This result was also confirmed by the cumulative hazard plots for the Cox-Snell residuals of the exponential, weibull and the log-logistic models. The plot was more approached to the line in case of the log-logistic model, indicating that the log-logistic was best. A q-q plot was done to check if the accelerated failure time provided an adequate fit to the dataset and the log-logistic as baseline was accelerated failure time model.

    Hence, a survival model need not be chosen arbitrarily to fit event times, the baseline hazard function as well as the frailty distribution should be compared and the most appropriate model should be selected for appropriate inference. The prognostic factors considered were the age group of the child, type of malnutrition and presence or absence of co-infection , which were significant covariates using univariable analysis.

    Analysis using the best model, log-logistic-inverse Gaussian frailty model showed that the age group of children and presence of co-infection s were the determinant factors for the time-to-cure from SAM. Children aged between 12—23 months had prolonged cure time as compared to older age groups.

    This age group is known to be the time when the prevalence of SAM is the highest [ 19 — 21 ]. This may be related to the fact that they start sub-optimal complementary feeding and compromise breast feeding practice which is important in preventing malnutrition among children [ 22 ].

    Frailty models for survival data | SpringerLink

    Literatures like [ 23 — 25 ] identified infection as a prognostic indicators, likewise, co-infection s prolonged the time-to-cure from SAM in this study. However, our findings showed that the time of curing did not depend on type of malnutrition. Similarly, Efrem et al. Luke Catholic hospital was 14 days with maximum cure time of 63 days of which This implies that the program was acceptable as per the above standard.

    We classified SAM cases as marasmus, kwashiorkor and marasmic-kwashiorkor, a naming might imply that the cause is protein and calorie deficiency perse. However, the intent was to see if there are differential in recovery time between edematous and non-edematous cases of SAM. We acknowledge the limitation of our study for not being able to isolate SAM cases with micronutrient deficiency. The most appropriate statistical model for our dataset among various parametric frailty models, which well described the time-to-cure from SAM of the patients who were diagnosed in Wolisso St.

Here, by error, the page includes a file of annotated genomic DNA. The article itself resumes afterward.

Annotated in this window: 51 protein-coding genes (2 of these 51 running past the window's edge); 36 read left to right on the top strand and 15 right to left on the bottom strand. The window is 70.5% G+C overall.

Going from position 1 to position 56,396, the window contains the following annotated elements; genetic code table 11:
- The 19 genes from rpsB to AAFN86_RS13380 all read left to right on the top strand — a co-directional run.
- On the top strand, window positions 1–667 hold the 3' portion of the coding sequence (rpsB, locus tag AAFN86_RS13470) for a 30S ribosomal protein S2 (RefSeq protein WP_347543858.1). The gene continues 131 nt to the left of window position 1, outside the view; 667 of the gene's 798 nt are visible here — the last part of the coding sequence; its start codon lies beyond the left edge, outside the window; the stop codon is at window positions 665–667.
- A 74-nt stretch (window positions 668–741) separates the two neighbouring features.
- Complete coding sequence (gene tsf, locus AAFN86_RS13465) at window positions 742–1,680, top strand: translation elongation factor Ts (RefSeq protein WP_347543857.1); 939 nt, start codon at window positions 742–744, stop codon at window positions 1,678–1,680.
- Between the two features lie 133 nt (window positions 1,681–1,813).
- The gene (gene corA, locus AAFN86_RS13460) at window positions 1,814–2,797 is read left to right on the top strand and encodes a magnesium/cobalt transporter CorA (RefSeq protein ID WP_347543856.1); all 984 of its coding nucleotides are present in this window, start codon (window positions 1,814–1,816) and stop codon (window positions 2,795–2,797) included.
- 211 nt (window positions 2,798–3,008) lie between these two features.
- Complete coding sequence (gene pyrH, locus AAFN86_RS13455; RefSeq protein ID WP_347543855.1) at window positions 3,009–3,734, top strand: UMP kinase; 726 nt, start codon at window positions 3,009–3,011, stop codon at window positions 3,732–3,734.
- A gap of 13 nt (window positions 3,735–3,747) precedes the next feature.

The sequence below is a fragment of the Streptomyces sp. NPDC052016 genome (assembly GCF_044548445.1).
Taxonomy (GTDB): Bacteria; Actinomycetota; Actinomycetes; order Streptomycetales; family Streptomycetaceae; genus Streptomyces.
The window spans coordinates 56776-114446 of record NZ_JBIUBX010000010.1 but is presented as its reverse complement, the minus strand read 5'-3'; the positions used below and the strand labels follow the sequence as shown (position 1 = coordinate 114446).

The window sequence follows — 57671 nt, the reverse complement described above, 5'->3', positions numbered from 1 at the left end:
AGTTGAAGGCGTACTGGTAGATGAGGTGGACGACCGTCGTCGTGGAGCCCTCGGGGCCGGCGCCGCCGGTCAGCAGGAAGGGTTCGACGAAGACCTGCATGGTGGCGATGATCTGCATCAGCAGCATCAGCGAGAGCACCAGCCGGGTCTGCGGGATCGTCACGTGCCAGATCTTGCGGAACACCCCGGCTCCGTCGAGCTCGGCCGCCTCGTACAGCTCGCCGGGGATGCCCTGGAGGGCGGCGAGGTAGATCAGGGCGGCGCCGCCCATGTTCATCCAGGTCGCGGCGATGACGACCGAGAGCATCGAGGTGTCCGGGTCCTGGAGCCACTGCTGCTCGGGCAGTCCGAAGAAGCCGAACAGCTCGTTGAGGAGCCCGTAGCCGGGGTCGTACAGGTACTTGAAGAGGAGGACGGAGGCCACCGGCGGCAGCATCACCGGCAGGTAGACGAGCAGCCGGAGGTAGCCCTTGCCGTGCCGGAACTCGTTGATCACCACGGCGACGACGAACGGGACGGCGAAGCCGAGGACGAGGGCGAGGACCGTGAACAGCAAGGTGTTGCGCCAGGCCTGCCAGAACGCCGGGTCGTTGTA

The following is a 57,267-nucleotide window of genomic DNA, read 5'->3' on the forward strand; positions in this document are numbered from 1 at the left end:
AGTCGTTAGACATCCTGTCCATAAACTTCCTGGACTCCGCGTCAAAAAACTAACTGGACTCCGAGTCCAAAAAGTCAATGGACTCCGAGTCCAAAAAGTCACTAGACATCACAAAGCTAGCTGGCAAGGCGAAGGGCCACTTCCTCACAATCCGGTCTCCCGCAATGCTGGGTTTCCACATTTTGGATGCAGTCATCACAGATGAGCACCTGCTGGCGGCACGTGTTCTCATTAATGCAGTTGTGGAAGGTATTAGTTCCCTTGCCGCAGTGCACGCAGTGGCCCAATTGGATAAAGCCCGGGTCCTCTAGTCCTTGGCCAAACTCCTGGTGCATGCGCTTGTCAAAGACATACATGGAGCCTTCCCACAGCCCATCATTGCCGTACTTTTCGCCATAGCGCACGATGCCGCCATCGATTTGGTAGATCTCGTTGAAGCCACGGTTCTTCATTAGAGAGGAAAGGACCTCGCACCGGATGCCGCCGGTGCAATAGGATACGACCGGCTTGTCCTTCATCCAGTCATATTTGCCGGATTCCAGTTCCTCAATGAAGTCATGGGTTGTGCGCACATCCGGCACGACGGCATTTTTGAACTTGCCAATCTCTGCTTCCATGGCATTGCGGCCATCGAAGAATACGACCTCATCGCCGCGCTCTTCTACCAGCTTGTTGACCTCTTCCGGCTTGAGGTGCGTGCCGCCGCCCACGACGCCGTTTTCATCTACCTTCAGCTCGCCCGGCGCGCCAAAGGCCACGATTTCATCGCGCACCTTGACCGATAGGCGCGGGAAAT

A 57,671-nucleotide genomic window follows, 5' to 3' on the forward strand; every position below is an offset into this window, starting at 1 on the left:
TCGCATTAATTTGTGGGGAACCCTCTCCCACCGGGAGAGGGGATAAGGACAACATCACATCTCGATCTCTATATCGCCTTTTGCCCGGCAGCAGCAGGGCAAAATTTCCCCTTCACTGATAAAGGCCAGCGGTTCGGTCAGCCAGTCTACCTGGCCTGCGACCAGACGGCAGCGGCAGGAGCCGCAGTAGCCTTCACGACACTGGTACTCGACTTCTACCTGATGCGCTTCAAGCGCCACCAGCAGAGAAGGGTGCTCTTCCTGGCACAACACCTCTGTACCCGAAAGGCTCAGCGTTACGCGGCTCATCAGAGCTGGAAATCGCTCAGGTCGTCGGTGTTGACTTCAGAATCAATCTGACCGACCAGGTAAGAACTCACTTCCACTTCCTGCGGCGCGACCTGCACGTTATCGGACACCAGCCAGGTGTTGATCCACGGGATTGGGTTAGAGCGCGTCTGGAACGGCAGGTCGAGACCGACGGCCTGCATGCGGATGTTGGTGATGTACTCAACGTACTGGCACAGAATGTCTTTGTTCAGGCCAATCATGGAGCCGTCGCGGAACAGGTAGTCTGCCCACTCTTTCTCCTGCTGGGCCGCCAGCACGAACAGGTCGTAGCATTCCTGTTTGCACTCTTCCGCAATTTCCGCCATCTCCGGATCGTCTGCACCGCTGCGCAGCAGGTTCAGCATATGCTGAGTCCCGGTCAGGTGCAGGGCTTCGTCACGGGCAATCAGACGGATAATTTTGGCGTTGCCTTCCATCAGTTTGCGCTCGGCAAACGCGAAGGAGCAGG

Luke Catholic hospital is the log-logistic-inverse Gaussian frailty model. There is a frailty clustering effect on time-to-cure from SAM that arises due to heterogeneity between the kebeles of the children. The median curing time of the children is about 14 days with maximum cure time of 63 days of which These values show acceptable functioning of the program in the hospital. Lancet , Lancet , — Asayehegn T, Mekitie W, Girma A, Kebede D: Cost effectiveness of community-based and in-patient therapeutic feeding programs to treat severe acute malnutrition in Ethiopia.

    Biomed Central Kerac M: Improving the treatment of severe acute malnutrition in childhood. Zelalem T, Tsinuel G, Ayalew T: Treatment outcome of severe acute malnutrition in children with and without hiv infection: a historical cohort study in South-West Ethiopia.

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    Ethiop J Pediatr Child Health , 6: 14— Cox D: Regression models and lifetables with discussions. J Roy Stat Soc , — Demography , — New York: Springer-Verlag; Sastry N: A nested frailty model for survival data, with an application to the study of child Survivalin Northeast Brazil. J Am Stat Assoc , — Comput Stat Data Anal , — Munda M: Parametric frailty models in R.

    Am Stat Assoc , 1—